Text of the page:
innerlight


Leave a comment

Farther On

This song, by the Alaska String Band has been replaying over and over in my mind for the last week since my roommate first played it for me.

All religious language of God and Jesus aside here (I am not a religious person in any sense of the word), it’s as if my inner one wanted me to hear this when I tried to take my life two and a half years ago. She wants me to hear this now, to comfort me, and reassure me, and help me heal from that time. I’m not sure where she ends and my higher power begins. She and my highest self are the same. This was her voice, steady and unwavering, and which I couldn’t hear. It’s as if she is singing it to me now, telling me how much she loves me. She takes my hand, and tells me she is there, has always been there, and will never leave me. She will never stop singing this song to me. This is her voice now and always.

“Farther on, still go farther … Jesus will foresake you never. It is better farther on.”


1 Comment

universally human

linked image of book by Thomas Moore

linked image of book by Thomas Moore

i’ve been devouring this book, sent to me by a dear friend who knows how to listen to her intuition.

these quotes taken from the book Original Self: Living with Paradox and Originality by Thomas Moore struck me in the place that CoDA does, and in the place that all deep witnessing does. radical honesty, acceptance. Radical Love:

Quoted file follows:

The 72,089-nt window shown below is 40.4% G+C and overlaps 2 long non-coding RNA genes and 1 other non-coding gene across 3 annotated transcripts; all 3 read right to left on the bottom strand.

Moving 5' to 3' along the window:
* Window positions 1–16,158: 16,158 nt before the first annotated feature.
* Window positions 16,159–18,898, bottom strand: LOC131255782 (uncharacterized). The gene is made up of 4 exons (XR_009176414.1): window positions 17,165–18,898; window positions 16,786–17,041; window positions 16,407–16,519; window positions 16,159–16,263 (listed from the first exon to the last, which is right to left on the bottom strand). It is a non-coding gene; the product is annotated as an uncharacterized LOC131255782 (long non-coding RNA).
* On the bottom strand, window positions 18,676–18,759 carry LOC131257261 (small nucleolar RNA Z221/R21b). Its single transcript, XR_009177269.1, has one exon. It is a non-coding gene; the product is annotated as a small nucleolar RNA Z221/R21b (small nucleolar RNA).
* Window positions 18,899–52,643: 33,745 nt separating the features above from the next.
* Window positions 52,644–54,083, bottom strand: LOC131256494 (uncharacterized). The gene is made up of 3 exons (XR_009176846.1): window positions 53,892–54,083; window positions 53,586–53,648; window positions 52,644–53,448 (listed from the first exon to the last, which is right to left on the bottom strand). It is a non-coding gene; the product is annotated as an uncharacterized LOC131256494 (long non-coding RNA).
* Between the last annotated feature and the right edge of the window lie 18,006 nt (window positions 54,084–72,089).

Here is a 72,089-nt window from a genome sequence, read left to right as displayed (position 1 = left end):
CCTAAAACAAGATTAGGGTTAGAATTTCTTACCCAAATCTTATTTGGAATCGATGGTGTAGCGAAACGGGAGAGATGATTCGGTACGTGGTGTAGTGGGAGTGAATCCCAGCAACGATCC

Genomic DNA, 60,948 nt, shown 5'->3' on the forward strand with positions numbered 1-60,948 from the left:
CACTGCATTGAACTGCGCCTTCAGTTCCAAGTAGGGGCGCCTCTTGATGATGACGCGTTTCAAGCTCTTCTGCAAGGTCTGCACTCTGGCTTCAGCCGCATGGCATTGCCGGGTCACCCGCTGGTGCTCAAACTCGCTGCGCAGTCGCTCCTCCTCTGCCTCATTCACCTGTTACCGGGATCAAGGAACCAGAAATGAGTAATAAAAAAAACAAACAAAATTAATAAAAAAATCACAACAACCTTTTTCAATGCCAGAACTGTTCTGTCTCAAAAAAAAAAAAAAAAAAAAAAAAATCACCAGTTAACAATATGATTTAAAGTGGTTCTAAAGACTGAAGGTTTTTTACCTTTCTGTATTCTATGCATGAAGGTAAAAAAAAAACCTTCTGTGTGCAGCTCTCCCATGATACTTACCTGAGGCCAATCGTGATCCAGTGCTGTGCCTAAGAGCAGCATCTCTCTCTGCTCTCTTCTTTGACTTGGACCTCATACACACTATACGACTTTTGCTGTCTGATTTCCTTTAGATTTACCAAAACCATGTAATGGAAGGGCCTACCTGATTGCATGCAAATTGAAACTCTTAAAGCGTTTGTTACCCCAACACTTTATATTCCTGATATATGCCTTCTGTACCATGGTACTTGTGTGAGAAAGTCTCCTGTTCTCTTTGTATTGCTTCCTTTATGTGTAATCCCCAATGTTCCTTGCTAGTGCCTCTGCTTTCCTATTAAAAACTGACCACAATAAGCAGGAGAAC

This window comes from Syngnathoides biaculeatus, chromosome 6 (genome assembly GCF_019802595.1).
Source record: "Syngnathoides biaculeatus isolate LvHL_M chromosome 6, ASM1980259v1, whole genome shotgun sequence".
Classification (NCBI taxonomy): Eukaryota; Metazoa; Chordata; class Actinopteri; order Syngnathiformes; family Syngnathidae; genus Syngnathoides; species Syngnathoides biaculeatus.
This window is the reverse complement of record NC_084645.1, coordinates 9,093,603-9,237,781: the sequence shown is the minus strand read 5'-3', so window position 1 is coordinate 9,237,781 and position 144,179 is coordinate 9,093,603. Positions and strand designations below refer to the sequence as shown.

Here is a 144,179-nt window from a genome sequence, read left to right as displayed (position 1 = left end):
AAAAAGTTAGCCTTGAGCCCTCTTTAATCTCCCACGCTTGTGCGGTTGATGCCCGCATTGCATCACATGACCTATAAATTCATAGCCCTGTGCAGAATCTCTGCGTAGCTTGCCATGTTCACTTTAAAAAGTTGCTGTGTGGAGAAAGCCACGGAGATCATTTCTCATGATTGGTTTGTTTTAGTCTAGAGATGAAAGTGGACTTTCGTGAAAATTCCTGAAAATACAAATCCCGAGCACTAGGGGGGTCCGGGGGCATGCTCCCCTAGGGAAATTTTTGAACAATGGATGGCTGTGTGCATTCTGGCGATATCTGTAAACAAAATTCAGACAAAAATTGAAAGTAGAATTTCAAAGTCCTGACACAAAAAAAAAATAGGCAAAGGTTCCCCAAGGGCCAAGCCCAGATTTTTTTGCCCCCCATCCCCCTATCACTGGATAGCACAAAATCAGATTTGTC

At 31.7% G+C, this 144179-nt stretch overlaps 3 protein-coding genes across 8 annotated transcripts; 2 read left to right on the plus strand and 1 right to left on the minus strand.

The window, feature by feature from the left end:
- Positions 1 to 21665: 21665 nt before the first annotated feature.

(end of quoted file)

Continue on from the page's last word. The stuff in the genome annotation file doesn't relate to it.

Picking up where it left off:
Discovering with unlimited empathy the ways people are human, we become the person we would hope to be.

(…) Both Shakespeare and archetypal psychology take their power from their capacity to reveal what we all know, if we were only to think openly enough, about the fundamentals of human life. If we could live from that deep place of recognition, we might allow ourselves the beauty of our eccentricity and tolerate in others their efforts to find their souls in the odd collection of emotions, fantasies, and behaviors that form the raw material of a human life.

We go on living when meaning fails and when we don’t get it right. We go on in the presence of mortification, a word that means simply “death-making,” and we become who we are destined to be as much through the death-making as the life-making. Success and happiness are impossible without the continuous nudge of death. Living through our mortifications is the coupon for vitality and the ticket home.

Fame and achievement may not be our destiny. It may be sufficient to be here, to open our hearts, take in what is offered, make our contribution at whatever level is granted, and gracefully depart. In any case, I am not the one who should be worried about the planning, for each life seems to have come equipped with its own tempo and timetable.

Modern psychology tries to tell us that we are constantly developing creatures, but I prefer to think of us as seasonal beings. We have our summers of sunny pleasure and our winters of discontent, our springtimes of renewal and our autumns of necessary decay. We are essentially rhythmic, musical. As the ancients used to say, our emotions are in orbit, like the planets. Patterns that define us return again and again, and in these returns we find our substance and our continuity, our original nature and our identity.